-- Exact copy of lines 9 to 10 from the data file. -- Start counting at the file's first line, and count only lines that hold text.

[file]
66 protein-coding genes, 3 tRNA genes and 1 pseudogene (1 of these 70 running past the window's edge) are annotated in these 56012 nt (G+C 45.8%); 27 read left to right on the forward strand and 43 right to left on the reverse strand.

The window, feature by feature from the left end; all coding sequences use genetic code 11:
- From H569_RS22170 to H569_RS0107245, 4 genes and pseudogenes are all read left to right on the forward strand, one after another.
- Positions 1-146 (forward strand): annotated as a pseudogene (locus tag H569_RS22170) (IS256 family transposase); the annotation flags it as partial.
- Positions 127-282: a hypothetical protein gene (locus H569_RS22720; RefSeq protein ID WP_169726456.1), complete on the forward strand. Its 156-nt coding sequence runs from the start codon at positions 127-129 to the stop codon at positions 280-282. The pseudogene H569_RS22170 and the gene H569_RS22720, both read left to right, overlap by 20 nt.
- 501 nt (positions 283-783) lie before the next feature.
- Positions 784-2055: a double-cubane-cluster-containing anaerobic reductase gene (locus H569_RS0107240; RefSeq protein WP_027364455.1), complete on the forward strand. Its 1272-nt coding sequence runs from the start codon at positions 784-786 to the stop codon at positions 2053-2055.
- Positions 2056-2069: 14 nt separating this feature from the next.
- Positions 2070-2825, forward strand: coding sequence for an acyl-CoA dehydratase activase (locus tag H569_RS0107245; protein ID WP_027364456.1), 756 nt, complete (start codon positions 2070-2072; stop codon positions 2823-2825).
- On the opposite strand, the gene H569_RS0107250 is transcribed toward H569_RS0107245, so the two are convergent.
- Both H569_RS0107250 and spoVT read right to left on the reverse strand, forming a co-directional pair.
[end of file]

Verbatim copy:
- Positions 2070-2825, forward strand: coding sequence for an acyl-CoA dehydratase activase (locus tag H569_RS0107245; protein ID WP_027364456.1), 756 nt, complete (start codon positions 2070-2072; stop codon positions 2823-2825).
- On the opposite strand, the gene H569_RS0107250 is transcribed toward H569_RS0107245, so the two are convergent.